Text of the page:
Celebrating language: the magic of Angela Carter
When Angela Carter was accused of overwriting, she cheerfully agreed that she pounced on opportunities to do so: ‘Embrace them? I would say that I half-suffocate them with the enthusiasm with which I wrap my arms and legs around them.’
The critic, Helen Stoddart, said she had ‘one of the most distinctive and daring voices in 20th-century British literature,’ and her friend and editor Susannah Clapp spoke of her ‘helter-skelter hoopla prose’. The reference to the fairground is entirely apt, not least because it spawned one of her greatest novels, Nights At The Circus. The spirit of the carnival is a driving force in her voice, gleefully uniting high art and popular culture, the sacred and the profane, the wise and the foolish, the grotesque and the gorgeous in one spectacular experience. Would any other writer risk throwing into the mix words like ‘steatopygous’, ‘uroboric’ and ‘ciliate’ for their polysyllabic glory? To read Angela Carter is to party with language and to emerge hours later, hung over and bilious with words.
Nights At The Circus is a picaresque romp of a novel about cockney bird-woman, Fevvers, and the eventful tour to Siberia she takes with her circus company and a stowaway, lovesick American journalist. The story is perhaps better described by its cast, which includes the occupants of a London brothel, a troupe of clowns, a talking pig, a grand duke, a prison full of female convicts, and a shaman. It’s set in 1899, ‘before the last cobwebs of the old century blow away’, on the hinge between the shimmering optimism of the nineteenth century and the anguished negativity of the twentieth. Writing knowingly from the 1980s, Carter concertinas time, so that myths and symbols wear their historical richness in coats of many layers. Fevvers has gained her name from the wings that sprout from her back, ‘a polychromatic unfolding fully six feet across, spread of an eagle, a condor, an albatross fed to excess on the same diet that makes flamingos pink.’ They have made her a unique trapeze artist in the circus, but are redolent of many other associations, lovingly explored: the Victorian angel of the house becomes a very modern career girl, shifting between a cupid, an avenging angel, a Winged Victory and Death the Protectress, a spectacle and a freak, all ways to survive in the harsh world.
Vulgar, bawdy, and cheeky
Fevvers may manipulate the varied images attached to her (to earn money), but she lands with a thump on the page in her messy, fleshy bodily reality. In the spirit of carnival, she brings everything down to earth, and down to the level of grime and grease that underlie her showy beauty. The journalist, Jack Walser, interviews her in a room that ‘was a mistresspiece of exquisitely feminine squalor’, featuring ‘a writhing snakes’ nest of silk stockings, green, yellow, pink, scarlet, black, that introduced a powerful note of stale feet’ to add to the aroma of ‘perfume, sweat, greasepaint and raw, leaking gas’. The extraordinary tale Fevvers relates of her life finds her hopping from one brothel to another before the stage gives her the chance to perform at a safe distance from her former admirers, like the ‘Frog dwarf who asked me to piddle on his thingy before he’d get his crayons so much as out, sparing your blushes.’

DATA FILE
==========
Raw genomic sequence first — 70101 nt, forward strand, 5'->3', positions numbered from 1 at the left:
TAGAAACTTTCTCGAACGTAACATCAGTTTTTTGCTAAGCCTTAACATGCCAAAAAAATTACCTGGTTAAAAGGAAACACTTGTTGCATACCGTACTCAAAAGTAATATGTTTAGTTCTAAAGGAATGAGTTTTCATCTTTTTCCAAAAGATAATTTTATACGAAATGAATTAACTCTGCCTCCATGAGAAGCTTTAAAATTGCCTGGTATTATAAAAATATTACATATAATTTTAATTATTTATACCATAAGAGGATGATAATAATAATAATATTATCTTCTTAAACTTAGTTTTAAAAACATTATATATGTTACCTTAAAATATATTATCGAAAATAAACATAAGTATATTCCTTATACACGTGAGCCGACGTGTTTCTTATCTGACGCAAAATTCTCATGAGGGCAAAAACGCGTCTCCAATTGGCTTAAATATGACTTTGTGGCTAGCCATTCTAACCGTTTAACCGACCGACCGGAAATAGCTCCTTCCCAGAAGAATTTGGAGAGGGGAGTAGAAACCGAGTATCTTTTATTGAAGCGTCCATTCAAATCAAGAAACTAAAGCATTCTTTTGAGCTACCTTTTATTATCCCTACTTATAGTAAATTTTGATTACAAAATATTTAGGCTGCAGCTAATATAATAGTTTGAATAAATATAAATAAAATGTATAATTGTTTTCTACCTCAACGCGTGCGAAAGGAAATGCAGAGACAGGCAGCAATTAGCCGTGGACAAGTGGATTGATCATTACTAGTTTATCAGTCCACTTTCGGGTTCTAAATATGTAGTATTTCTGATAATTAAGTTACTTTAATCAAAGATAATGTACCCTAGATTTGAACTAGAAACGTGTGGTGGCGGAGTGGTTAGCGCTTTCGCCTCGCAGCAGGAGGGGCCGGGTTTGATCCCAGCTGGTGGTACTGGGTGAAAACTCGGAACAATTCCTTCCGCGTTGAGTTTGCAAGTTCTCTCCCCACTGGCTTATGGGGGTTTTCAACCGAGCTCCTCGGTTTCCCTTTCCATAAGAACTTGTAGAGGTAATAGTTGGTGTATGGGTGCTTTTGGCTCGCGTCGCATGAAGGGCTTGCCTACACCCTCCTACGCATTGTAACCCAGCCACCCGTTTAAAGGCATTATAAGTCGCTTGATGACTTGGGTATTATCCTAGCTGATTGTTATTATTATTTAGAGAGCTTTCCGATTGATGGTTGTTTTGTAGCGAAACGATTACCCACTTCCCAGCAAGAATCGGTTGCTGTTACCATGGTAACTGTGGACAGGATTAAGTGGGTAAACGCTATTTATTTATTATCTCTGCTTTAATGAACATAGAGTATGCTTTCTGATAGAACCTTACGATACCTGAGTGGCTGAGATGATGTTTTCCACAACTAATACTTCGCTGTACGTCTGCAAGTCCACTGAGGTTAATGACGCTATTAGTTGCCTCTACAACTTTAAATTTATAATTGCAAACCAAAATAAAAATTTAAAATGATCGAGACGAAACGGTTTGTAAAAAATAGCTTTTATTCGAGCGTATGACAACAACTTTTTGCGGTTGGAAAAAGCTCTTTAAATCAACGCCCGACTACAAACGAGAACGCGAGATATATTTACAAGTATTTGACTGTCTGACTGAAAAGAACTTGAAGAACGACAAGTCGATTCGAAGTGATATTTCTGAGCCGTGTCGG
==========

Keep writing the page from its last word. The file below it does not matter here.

Grotesque and violent
Determined to follow her, Walser joins the circus as a clown. Those suffering from coulrophobia will find no comfort here. Buffo the Great explains to Walser that the clown is ‘a wonder, a marvel, a monster, a thing that, had he not been invented, should have been, to teach little children the truth about the filthy ways of the filthy world.’ When they dance for Walser, ‘[w]hat beastly, obscene violence they mimed!’ The ‘solid kitchen’ in which they perform ‘fell into pieces under the blows of their disorder’ and ‘the purple Petersburg night inserted jagged wedges into the walls’. The clowns are the most potent force of destruction, but their play ends in renewal, not apocalypse. Though violence and ugliness are put on display, they fascinate too, and are scooped up into the harmless repetition of the show.
Magnificence and beauty
In Carter’s carnival world, everything has the potential for glittering splendour, not just the lusted after trinkets of the rich, the ‘onyx ashtrays and chalcedony cigarette boxes’. In this tale, even a Siberian prison is a dramatic panopticon: ‘the cells were lit up like so many small theatres in which each actor sat by herself in the trap of her visibility’. In an act of magic realism, the walls are breached by the love between two inmates, flowing like electricity and creating a ‘gateway that grew each day larger in their imaginations’ until there is a spontaneous uprising in which all the prisoners escape.
This kind of combustion is a regular occurrence in Carter’s writing. Images and metaphors often prove so rich in developments that they whisk the reader away on a fabulous digression, or divert the entire course of the narrative. The magic of her writing lies in her ability to harness the literal power of words at play, rubbing against each other until friction creates explosions of imagination. Angela Carter shows how language is full of its own self-generated energy, and few writers used it with the reckless magnificence that she did.